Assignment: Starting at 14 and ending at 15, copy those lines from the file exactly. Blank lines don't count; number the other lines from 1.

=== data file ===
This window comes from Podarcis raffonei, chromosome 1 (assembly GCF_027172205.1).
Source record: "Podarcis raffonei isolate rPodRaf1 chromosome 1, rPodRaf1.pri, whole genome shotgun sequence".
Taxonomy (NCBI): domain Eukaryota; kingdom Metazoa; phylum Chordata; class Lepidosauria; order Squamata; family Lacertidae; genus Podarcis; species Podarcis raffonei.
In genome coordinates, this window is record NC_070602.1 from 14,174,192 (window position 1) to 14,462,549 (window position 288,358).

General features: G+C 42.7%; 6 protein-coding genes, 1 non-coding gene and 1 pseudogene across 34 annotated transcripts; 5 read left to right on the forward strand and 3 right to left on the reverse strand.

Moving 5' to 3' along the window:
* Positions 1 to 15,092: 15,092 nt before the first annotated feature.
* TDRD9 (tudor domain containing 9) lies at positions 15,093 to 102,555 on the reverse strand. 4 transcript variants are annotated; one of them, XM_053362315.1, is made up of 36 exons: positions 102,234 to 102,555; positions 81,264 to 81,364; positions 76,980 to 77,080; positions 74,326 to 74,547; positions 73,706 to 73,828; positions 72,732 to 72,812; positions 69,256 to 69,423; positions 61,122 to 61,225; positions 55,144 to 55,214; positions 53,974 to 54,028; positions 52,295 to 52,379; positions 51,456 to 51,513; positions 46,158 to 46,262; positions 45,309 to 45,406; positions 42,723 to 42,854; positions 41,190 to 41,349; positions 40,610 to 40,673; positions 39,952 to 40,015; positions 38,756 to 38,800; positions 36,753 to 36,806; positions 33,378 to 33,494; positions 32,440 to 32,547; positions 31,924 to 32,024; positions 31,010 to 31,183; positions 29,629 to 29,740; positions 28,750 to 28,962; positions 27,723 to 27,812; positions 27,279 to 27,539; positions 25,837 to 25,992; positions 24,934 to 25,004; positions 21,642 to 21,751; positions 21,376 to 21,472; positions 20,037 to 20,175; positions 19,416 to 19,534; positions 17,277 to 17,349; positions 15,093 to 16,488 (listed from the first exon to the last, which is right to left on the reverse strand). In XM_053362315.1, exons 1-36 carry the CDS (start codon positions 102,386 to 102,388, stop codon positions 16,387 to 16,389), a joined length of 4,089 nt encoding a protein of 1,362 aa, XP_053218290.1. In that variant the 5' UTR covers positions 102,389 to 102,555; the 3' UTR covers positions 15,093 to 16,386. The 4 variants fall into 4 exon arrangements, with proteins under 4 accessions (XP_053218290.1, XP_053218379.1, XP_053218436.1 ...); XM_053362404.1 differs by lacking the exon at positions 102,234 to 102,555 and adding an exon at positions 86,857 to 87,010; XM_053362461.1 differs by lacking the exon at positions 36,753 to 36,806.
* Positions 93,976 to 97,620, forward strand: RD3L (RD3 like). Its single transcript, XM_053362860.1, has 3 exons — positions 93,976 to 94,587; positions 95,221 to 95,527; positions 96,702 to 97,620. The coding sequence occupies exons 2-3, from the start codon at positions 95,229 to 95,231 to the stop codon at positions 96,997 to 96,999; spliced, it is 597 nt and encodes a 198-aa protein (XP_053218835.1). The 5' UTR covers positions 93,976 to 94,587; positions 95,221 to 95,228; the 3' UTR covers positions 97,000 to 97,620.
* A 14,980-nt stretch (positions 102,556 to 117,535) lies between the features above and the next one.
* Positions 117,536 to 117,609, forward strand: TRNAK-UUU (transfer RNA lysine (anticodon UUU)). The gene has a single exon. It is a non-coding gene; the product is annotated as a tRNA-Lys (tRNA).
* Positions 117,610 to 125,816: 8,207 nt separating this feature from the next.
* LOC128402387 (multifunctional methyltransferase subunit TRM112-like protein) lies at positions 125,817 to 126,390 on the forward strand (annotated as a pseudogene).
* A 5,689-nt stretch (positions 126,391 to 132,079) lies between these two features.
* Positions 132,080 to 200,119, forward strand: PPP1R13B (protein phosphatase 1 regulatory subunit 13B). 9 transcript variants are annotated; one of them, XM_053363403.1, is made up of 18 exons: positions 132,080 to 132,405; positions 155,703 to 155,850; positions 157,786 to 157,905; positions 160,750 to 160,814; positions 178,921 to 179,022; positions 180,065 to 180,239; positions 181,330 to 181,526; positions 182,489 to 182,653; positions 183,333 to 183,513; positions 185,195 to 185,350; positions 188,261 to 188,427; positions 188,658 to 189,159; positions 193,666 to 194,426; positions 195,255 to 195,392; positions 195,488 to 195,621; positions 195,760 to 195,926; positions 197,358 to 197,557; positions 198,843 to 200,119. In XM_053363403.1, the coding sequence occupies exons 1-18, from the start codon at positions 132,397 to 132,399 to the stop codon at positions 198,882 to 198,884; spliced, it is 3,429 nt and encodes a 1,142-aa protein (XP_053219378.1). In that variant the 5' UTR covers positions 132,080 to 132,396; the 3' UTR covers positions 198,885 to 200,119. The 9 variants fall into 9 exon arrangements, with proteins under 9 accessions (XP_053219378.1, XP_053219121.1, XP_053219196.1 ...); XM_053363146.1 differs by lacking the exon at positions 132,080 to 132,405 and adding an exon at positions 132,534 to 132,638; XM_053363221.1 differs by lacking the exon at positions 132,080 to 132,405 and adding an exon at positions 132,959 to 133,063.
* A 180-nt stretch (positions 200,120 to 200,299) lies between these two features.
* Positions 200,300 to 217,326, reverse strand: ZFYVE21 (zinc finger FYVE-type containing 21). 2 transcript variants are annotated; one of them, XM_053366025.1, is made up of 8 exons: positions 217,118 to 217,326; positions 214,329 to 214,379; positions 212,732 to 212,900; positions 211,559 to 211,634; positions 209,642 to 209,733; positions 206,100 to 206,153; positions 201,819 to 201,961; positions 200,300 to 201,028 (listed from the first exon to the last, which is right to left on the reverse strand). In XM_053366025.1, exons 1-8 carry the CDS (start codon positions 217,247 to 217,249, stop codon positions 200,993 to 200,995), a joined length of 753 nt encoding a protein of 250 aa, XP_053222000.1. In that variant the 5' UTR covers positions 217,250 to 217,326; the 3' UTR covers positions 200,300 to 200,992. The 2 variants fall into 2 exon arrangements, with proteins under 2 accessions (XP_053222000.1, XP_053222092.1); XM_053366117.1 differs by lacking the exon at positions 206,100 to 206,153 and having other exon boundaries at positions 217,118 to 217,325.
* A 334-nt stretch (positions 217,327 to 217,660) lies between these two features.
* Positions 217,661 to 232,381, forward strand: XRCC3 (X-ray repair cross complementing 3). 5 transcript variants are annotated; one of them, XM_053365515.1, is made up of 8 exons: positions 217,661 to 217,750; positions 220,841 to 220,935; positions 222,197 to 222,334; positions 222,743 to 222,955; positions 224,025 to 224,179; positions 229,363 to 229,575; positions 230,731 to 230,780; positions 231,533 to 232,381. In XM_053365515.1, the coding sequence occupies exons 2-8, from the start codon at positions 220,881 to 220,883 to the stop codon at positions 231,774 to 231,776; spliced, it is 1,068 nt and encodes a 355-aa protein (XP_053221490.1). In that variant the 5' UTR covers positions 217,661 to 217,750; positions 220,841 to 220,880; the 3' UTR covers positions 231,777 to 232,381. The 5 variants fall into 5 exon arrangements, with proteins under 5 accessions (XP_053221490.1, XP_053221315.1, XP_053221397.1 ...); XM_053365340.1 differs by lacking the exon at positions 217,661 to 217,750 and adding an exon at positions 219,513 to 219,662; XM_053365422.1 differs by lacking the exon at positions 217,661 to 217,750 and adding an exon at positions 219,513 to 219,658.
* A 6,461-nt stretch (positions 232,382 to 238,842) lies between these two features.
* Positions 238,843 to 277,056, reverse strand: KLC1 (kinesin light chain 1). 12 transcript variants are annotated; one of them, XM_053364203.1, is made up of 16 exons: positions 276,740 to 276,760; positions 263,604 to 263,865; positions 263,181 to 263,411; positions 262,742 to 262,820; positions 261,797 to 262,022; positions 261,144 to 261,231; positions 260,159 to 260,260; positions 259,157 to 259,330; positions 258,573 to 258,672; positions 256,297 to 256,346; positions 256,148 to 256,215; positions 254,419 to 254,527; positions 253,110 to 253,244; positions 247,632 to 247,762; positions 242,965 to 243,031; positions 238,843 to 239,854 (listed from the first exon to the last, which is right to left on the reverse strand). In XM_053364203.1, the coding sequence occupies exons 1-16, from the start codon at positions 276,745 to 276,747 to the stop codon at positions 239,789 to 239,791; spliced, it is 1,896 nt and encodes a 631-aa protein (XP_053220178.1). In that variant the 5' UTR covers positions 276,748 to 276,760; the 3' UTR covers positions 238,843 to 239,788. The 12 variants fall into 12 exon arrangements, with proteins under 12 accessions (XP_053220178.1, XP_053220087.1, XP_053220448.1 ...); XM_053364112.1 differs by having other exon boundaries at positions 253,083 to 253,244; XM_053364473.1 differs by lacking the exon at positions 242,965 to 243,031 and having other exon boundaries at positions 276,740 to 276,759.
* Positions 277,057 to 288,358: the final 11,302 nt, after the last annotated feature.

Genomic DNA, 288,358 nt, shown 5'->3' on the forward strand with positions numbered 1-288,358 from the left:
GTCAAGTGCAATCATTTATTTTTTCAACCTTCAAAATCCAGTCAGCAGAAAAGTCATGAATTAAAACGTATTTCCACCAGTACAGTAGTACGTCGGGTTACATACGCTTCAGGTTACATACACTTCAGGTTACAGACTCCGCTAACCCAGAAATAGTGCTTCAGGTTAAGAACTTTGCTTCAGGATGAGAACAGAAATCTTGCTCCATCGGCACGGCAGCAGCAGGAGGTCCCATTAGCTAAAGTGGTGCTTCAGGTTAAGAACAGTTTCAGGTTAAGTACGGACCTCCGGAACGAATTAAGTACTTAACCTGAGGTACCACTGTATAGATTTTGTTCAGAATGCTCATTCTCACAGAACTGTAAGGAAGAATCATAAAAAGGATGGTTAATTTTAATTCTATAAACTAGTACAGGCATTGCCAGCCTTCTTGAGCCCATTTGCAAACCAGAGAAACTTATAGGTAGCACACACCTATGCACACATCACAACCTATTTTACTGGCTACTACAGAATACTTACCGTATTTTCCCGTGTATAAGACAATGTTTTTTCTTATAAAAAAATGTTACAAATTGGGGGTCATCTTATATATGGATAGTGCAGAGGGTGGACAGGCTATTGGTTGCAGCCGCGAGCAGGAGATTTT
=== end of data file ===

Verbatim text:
* A 5,689-nt stretch (positions 126,391 to 132,079) lies between these two features.
* Positions 132,080 to 200,119, forward strand: PPP1R13B (protein phosphatase 1 regulatory subunit 13B). 9 transcript variants are annotated; one of them, XM_053363403.1, is made up of 18 exons: positions 132,080 to 132,405; positions 155,703 to 155,850; positions 157,786 to 157,905; positions 160,750 to 160,814; positions 178,921 to 179,022; positions 180,065 to 180,239; positions 181,330 to 181,526; positions 182,489 to 182,653; positions 183,333 to 183,513; positions 185,195 to 185,350; positions 188,261 to 188,427; positions 188,658 to 189,159; positions 193,666 to 194,426; positions 195,255 to 195,392; positions 195,488 to 195,621; positions 195,760 to 195,926; positions 197,358 to 197,557; positions 198,843 to 200,119. In XM_053363403.1, the coding sequence occupies exons 1-18, from the start codon at positions 132,397 to 132,399 to the stop codon at positions 198,882 to 198,884; spliced, it is 3,429 nt and encodes a 1,142-aa protein (XP_053219378.1). In that variant the 5' UTR covers positions 132,080 to 132,396; the 3' UTR covers positions 198,885 to 200,119. The 9 variants fall into 9 exon arrangements, with proteins under 9 accessions (XP_053219378.1, XP_053219121.1, XP_053219196.1 ...); XM_053363146.1 differs by lacking the exon at positions 132,080 to 132,405 and adding an exon at positions 132,534 to 132,638; XM_053363221.1 differs by lacking the exon at positions 132,080 to 132,405 and adding an exon at positions 132,959 to 133,063.